This Application Note from Microchip provides a reference design for building a non-invasive blood pressure meter using the PIC24FJ128GC010 microcontroller and MCP6N11 instrumentation amplifier.
A digital blood pressure meter measures systolic and diastolic pressures by oscillometric detection. Microchip’s digital blood pressure meter demo can measure blood pressure and pulse rate during inflation. The Measurement While Inflating (MWI) principle
reduces overall measuring time, which in turn reduces discomfort caused by the pressure in the cuff.
PIC-based blood pressure meter
Check out this DIY LED matrix pong game, which is Arduio-controlled and uses a rotary encoder as input device and two 8×8 bi-color LED matrix boards for game display. The LED matrix displays are driven by MAX7219 chips.
Arduino pong game
If you like gardening but hate to keep up with the daily routines of watering the plants, you might be interested in this Arduino controlled gardening assistant, which monitors and controls the soil humidity and lighting level inside an indoor garden to ensure that the plants have favorable conditions for healthy growth.
Indoor garden automation
This fully-open digital wrist watch is designed by a group of employees at CERN as a special present for one of their retiring colleagues who likes hiking and timing. The watch features multiple sensor units including GPS, pressure sensor, 3D-accelerometer, compass, and ambient light sensor. A 128×128 pixels LCD with backlight feature is used for front display. The watch also provides a MicroSD card slot for storage. Powered by a 500 mAh Lithium-ion battery, the project uses Silicon Labs’ EFM32 Giant Gecko ARM® Cortex®-M3 based 32-bit microcontroller as its brain.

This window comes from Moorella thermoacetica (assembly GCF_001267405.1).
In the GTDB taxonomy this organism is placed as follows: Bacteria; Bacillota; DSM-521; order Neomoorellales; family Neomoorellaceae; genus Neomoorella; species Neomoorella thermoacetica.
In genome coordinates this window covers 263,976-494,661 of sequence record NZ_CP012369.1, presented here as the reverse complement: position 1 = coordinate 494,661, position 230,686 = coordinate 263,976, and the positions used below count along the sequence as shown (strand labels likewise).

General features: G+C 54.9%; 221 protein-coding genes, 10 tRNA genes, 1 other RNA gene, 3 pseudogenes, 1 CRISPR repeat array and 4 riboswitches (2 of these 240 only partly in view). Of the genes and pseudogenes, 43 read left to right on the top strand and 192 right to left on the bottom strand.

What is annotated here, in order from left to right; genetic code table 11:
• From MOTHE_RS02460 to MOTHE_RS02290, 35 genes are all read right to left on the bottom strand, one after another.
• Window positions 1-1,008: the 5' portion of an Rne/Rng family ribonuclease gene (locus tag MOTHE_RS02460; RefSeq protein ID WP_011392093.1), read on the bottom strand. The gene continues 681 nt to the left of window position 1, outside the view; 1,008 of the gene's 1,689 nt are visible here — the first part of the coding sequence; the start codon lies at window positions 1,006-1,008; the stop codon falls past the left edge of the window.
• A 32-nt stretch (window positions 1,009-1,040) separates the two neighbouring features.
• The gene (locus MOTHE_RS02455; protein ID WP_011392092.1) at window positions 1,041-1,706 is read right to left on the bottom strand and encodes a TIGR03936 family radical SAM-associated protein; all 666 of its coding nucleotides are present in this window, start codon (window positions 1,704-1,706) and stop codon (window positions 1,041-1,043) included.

F*watch: Open-source wrist watch
Ajoy Raman’s new project on Instructable is about making a low-cost hand-held tweezers to meause R, L, C, and Z (complex impedance). The project uses the TI’s TMS320F28027 micro-controller, an 8-port-analog-switch ADG714 from Analog Devices and the MCP6022 rail-to-rail dual Opamp IC. The ZLRC measurements are sent to a PC through an USB port using an USB-to-TTL converter. He also developed a GUI application for the PC end to display the results.
USB tweezers for ZRLC measurements